“3 Reasons Why I call Exceptional Service the Necessary Evil”

I call exceptional service the necessary evil for a few different reasons.  First, it’s necessary, ServiceSign.29203237we have to do it, if we don’t, our competition will.  But there are three problems with exceptional service that makes it evil.

It can be duplicated.

Let me paint a picture for you.  If I own an auto repair station, and you own an auto repair shop, and you’re my competition, and you hear part of what I give my customers after doing business with me is a free car wash. Can you start washing the cars of your customers?  Sure you can.  If I hear you’re filling the gas tanks of your customers before you give the car back, can I start filling gas tanks?  Of course I can.  That’s a big problem with exceptional service; it can be duplicated.   Continue reading


“The Role of Leadership in Creating a Service Culture”

Gain more referrals * Keep more customers * Grow revenues

Even though leadership recognize the importance of creating a service culture to drive download (1)positive financial results, most companies are still not very good at it. This is because becoming service-driven is not an easy goal to accomplish.  It’s more than just demonstrating empathy for your customers and you can’t buy a technological fix.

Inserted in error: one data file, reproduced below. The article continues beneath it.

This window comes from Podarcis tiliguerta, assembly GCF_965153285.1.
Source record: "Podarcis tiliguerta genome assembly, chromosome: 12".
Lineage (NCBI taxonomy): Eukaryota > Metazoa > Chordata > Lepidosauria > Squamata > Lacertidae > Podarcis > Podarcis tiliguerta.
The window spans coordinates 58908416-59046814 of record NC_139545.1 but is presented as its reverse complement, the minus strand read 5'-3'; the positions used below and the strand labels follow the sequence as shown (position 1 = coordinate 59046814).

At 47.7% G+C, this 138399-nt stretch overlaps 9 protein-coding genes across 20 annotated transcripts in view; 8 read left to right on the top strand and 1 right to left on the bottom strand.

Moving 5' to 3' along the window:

Companies with executives who possess a service first mindset benefit because–

  • They become better places to work.
  • They become well known among prospective employees.
  • Referral rates and ideas for improving the business from existing employees are often high.
  • Screening process for new hires—mostly referrals–is simplified.
  • The pool of prospective employees grows.
    The cost of selecting among many applicants is offset by the cost savings above.

The problem is that leaders see the stats that prove a service-culture ‘can’ reach these benefits, but they don’t know ‘how’ to get to them. Continue reading

“Go Ahead and Steal the Post-it Notes. 3 Myths for Not Owning Your Time”

There are three myths for not owning your time. I have to call them myths because calling 1979621_547235915374618_2121933437_nthem bullshit lies may offend some people. These are the rational—lies we tell ourselves. They’re rational, they sound good, they make sense but, they’re lies. I don’t know why we tend to fall on these rational-lies. Maybe it’s a form of procrastination, maybe it’s an excuse to not push against office status quo.

We can all own our time. To say you can’t effectively manage your time is saying that you don’t own your time.  But you do own it, it’s yours to protect and nurture. We protect our time by not allowing people interruptions, not letting meetings run wild and by being in charge of the phone and emails. Continue reading